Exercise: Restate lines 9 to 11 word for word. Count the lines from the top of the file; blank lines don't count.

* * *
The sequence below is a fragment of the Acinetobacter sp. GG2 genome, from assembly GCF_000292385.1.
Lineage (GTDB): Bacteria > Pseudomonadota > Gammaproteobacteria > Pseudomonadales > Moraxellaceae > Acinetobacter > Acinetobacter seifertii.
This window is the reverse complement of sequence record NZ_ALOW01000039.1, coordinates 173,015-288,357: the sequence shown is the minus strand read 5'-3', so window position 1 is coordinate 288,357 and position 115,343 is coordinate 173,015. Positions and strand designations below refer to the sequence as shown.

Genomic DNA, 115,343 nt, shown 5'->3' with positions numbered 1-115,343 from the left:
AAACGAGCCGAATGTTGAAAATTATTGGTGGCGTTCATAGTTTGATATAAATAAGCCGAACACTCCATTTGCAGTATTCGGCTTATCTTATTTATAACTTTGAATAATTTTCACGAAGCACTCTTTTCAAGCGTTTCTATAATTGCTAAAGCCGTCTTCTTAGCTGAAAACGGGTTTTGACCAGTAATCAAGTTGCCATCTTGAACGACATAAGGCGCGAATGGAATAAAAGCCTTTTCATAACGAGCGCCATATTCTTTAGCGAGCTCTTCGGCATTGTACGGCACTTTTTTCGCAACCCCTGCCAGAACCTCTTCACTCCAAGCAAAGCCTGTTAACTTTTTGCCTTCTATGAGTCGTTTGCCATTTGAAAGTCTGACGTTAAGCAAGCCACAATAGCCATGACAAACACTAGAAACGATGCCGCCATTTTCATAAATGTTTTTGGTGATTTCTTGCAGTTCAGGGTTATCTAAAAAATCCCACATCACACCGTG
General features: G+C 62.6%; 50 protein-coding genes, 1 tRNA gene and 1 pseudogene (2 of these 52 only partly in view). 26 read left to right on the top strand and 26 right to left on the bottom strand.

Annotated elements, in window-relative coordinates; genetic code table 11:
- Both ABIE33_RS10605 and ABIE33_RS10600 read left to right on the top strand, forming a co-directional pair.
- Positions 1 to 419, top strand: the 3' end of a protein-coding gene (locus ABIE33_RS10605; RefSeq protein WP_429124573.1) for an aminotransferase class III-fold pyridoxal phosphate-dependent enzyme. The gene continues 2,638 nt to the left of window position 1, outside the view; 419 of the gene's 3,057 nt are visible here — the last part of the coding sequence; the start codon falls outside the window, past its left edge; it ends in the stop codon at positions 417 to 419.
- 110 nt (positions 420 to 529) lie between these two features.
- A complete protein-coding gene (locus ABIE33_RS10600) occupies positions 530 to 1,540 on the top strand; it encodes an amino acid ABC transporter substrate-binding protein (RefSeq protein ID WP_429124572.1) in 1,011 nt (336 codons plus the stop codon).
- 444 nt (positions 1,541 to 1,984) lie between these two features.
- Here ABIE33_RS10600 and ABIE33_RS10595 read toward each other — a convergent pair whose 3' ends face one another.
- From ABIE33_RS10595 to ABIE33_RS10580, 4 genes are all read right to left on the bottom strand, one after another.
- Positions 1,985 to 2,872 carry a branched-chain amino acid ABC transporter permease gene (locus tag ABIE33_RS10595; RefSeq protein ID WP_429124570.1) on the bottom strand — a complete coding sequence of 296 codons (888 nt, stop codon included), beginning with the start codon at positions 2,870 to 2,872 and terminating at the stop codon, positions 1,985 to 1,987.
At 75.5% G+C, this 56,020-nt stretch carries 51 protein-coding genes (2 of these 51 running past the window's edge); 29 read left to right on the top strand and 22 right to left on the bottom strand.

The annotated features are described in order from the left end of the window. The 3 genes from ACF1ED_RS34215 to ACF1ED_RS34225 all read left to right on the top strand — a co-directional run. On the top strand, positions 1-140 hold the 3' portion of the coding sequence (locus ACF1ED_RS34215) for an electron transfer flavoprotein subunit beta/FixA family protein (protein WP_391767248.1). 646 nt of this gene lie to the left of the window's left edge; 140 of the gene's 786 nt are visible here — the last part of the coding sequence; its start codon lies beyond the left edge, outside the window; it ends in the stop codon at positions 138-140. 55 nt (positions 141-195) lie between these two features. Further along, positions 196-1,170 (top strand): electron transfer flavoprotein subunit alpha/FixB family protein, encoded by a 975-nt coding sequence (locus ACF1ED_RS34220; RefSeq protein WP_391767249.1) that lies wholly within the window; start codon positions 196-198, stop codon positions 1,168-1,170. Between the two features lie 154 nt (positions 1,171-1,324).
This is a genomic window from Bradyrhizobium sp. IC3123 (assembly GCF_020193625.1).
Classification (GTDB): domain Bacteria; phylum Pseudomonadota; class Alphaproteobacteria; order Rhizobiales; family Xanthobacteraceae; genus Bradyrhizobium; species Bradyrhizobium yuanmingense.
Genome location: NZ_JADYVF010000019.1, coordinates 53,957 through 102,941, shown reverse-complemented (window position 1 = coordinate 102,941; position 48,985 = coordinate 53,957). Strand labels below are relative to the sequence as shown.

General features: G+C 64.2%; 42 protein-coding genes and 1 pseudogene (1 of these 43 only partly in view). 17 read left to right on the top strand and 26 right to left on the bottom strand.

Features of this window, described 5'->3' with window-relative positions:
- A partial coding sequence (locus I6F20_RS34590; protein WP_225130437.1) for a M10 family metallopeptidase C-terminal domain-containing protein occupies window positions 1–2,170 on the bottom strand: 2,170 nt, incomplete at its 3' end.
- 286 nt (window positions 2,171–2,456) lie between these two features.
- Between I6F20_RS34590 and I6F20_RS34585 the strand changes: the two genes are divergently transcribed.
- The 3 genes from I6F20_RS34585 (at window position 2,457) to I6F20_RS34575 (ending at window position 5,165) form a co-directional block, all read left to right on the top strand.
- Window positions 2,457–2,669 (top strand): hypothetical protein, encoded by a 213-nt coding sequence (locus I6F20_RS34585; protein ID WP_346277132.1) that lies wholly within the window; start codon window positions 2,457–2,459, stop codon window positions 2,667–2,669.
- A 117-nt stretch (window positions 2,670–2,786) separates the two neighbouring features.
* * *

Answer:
- Positions 1 to 419, top strand: the 3' end of a protein-coding gene (locus ABIE33_RS10605; RefSeq protein WP_429124573.1) for an aminotransferase class III-fold pyridoxal phosphate-dependent enzyme. The gene continues 2,638 nt to the left of window position 1, outside the view; 419 of the gene's 3,057 nt are visible here — the last part of the coding sequence; the start codon falls outside the window, past its left edge; it ends in the stop codon at positions 417 to 419.
- 110 nt (positions 420 to 529) lie between these two features.
- A complete protein-coding gene (locus ABIE33_RS10600) occupies positions 530 to 1,540 on the top strand; it encodes an amino acid ABC transporter substrate-binding protein (RefSeq protein ID WP_429124572.1) in 1,011 nt (336 codons plus the stop codon).